House Financial Services Committee Passes GSE Reform Bill
On July 24, 2013, the House Financial Services Committee approved, by a vote of 30-27, H.R. 2767 the Protecting American Taxpayers and Homeowners Act of 2013 (PATH Act), a measure that would ultimately replace Fannie Mae and Freddie Mac with a largely privatized housing finance system, without federal backing. Two Committee Republicans — Rep. Gary Miller (R-CA) the committee's vice chairman, and Rep. Michael Fitzpatrick (R-Pa) — joined Democrats in opposing the bill, which was originally released as a discussion draft on July 11, 2013. The measure would also reduce the role and size of the Federal Housing Authority.
The Committee defeated all of the proposed amendments offered by Democrats, only accepting a small number of second degree amendments offered by the bill's co-sponsors. Notably, the bill's chief sponsor, Scott Garrett (R-NJ) added a provision that would modify the definition of "interests in real estate" as referenced in section 3(c)(5)(C) of the Investment Company Act of 1940 to specifically include "risk-sharing transactions, qualified securities, and any other mortgage-related instruments or products created pursuant to the Protecting American Taxpayers and Homeowners Act of 2013 or amendments made by the Act."
The Committee's Chairman, Jeb Hensarling (R-TX), himself a co-sponsor of the bill, described it as an initiative to create "a housing finance system that's designed for hardworking taxpayers so they never again have to bail out corrupt financial government enterprises…." By contrast, the Committee's Ranking Democrat, Representative Maxine Waters (D-CA) characterized the bill as "radical and unworkable" and "a failure on all counts, and for all stakeholders."
The bill would require Fannie and Freddie to be scaled down and liquidated over a period of five years. During this five year transition the two government-sponsored enterprises would be required to shrink their portfolios at a rate of 15% per year until they hit a floor of $250 billion and to share 10% of the credit risk from new business every year with the private market.
The bill departs significantly from the bipartisan S. 1217, the Housing Finance Reform and Taxpayer Protection Act of 2013, as sponsored by Senators Bob Corker (R-TN) and Mark Warner (D-VA),which calls for: 1) replacing Fannie and Freddie within five years with a new FDIC-like governmental entity, the Federal Mortgage Insurance Corp (FMIC), intended to support private sector securitization activities by developing standard form credit risk-sharing mechanisms, standards and products; 2) insuring the portion of covered securities for which private market participants have not taken a first loss position; 3) charging and collecting fees, including guarantee fees to be charged to private sector participants; and, 4) serving as a catastrophic reinsurer. By contrast, H.R. 2767 would create a "National Mortgage Market Utility" which would serve as a standard-setter charged with developing best practices for private mortgage players; the utility would be banned from any direct role in the market and could not provide guarantees.
Prior to the July 18 hearing on the bill, Committee Democrats unveiled their bottom-line "must-have" principles for GSE reform, which included preserving the 30-year fixed mortgage, assurances that all federal guarantees be paid for by the private sector by retrospective fees, prevention of excessive risk-taking by private lenders and access to homeownership for qualified borrowers. Several witnesses at the hearing, including both market experts and representatives of housing market stakeholders, presented evidence suggesting that the PATH Act's wholesale elimination of a federal guarantee would threaten the continued availability of the affordable 30-year fixed rate mortgage. Moody's economist Mark Zandi, coauthor of an alternative proposal to address the housing GSEs, predicted that under the PATH Act, the supply of mortgages would be significantly curtailed and that mortgage costs for even the most qualified buyers would increase by roughly 90 basis points.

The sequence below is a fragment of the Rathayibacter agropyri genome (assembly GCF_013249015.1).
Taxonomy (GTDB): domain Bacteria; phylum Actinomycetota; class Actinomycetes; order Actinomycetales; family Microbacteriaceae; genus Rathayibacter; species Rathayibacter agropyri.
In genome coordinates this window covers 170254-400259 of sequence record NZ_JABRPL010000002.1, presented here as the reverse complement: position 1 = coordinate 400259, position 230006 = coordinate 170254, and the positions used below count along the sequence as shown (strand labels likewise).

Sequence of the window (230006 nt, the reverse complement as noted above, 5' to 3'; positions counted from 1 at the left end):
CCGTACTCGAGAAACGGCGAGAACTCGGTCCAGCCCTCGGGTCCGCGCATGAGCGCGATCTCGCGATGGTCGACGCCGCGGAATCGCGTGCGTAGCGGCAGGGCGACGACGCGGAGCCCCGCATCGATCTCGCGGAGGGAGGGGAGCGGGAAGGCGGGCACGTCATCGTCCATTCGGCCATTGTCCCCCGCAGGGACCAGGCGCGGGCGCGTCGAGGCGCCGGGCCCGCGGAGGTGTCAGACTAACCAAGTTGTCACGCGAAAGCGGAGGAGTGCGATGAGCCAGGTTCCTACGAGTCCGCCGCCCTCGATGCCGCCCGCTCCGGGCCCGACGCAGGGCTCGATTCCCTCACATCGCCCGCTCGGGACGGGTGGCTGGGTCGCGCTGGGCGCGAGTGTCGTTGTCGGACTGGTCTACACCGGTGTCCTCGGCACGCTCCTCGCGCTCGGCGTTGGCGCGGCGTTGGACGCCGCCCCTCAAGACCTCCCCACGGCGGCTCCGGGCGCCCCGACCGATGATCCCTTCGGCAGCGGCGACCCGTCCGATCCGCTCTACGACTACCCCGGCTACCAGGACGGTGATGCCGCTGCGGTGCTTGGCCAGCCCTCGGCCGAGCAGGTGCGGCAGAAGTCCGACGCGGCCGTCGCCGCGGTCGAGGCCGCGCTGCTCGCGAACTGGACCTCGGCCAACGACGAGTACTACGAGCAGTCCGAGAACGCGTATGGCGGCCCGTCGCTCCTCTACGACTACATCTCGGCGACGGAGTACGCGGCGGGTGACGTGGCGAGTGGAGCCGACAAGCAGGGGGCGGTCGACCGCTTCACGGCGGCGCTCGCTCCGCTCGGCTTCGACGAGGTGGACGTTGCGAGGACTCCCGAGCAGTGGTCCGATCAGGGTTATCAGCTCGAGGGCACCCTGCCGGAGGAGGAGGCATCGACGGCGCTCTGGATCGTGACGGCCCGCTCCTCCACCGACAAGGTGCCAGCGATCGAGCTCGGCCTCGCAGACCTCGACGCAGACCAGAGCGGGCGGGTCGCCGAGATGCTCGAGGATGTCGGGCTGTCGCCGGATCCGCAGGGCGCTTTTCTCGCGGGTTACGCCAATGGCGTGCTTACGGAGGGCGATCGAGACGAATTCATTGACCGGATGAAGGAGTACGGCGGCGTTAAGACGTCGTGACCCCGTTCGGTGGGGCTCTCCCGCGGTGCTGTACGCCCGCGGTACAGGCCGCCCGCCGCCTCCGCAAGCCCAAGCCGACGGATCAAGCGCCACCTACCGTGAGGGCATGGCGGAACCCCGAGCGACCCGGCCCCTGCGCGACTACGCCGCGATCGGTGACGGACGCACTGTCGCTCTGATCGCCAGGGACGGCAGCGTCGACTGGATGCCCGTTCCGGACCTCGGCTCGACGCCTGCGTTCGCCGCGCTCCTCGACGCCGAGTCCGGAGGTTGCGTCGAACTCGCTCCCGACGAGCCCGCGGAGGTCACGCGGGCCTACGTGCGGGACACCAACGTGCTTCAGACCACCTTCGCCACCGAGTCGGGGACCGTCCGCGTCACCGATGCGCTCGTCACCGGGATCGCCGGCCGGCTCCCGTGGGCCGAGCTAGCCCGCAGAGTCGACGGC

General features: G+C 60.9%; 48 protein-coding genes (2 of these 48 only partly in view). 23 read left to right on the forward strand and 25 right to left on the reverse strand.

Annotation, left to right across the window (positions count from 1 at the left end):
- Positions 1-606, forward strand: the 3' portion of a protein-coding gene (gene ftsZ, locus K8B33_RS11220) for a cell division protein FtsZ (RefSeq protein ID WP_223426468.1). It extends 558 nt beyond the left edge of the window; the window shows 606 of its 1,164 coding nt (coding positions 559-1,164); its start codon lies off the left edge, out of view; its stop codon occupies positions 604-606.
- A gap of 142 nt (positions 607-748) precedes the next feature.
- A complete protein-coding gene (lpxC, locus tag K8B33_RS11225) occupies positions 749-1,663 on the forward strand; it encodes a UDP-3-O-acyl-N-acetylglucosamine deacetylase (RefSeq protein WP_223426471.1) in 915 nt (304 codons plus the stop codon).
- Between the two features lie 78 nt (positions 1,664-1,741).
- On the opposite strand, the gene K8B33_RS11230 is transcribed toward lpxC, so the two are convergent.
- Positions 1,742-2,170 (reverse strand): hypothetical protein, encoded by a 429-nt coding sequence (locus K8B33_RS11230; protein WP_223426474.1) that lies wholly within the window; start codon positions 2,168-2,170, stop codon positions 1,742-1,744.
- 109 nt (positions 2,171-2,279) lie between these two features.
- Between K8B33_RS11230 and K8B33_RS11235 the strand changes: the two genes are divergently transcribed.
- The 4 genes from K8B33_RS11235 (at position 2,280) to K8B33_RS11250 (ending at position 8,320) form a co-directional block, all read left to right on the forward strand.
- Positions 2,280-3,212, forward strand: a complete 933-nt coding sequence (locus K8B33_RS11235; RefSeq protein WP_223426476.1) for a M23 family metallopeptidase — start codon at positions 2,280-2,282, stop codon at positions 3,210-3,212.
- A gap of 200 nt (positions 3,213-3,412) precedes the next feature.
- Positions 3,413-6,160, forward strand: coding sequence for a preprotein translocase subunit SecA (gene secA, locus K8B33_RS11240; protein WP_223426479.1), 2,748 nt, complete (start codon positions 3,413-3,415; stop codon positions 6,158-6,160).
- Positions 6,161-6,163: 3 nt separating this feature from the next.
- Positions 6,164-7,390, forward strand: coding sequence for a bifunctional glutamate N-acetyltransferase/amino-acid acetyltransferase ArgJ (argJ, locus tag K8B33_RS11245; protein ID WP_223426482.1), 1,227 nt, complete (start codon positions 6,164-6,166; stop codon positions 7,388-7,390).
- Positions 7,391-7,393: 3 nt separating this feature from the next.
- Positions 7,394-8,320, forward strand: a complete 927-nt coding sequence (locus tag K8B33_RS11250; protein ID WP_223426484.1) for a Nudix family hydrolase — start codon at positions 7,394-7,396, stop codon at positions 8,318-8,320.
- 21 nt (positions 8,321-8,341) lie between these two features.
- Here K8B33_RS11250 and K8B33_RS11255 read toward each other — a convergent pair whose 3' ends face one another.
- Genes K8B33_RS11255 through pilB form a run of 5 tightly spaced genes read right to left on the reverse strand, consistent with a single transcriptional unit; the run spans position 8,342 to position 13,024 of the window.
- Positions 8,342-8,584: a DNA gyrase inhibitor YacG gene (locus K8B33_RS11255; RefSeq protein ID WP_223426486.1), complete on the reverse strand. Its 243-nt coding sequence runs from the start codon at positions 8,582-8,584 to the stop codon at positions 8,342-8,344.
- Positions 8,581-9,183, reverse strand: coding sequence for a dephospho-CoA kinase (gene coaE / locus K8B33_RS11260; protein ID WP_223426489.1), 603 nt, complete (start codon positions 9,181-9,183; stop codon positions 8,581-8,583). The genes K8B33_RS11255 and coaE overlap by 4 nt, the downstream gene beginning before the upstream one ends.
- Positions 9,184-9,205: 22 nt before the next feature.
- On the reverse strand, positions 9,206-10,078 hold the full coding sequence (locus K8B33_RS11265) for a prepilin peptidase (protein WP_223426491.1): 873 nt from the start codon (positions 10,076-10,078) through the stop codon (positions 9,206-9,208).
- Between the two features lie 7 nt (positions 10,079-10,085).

The PATH Act's supporters, including Peter Wallison of the American Enterprise Institute and Mark Calabria of the Heritage Foundation, insisted that the private sector is well-equipped to take over this role. As Calabria noted during the July 18 hearing, "…proof of the mortgage market's ability to function without Fannie Mae and Freddie Mac is the existence of the jumbo mortgage market. Thirty-year fixed-rate financing is readily available at affordable rates in the United States without the backing of a government sponsored enterprise…the jumbo market is currently around 5 percent of the mortgage market."
Following the release of the Corker-Warner bill, two other senators — the Senate Banking Committee's chairman Tim Johnson (D-SD) and ranking member Mike Crapo (R-ID) — released a discussion draft of the Federal Housing Administration Solvency Act of 2013, a bipartisan bill intended to improve the financial condition of FHA, strengthen underwriting standards, enhance lender accountability measures, and reform the FHA's reverse mortgage program. Several House Committee Democratic Members indicated their support for this measure, and Committee Ranking Member Maxine Waters introduced an unsuccessful amendment that would have inserted provisions of this bill in the Chairman's Mark.
Chairman Hensarling indicated he would like to move this bill to the House Floor for a vote prior to the August recess. However, the partisan divide in the House Financial Services Committee does not bode well for developing a consensus bill that could pass both the House and Democratic-controlled Senate.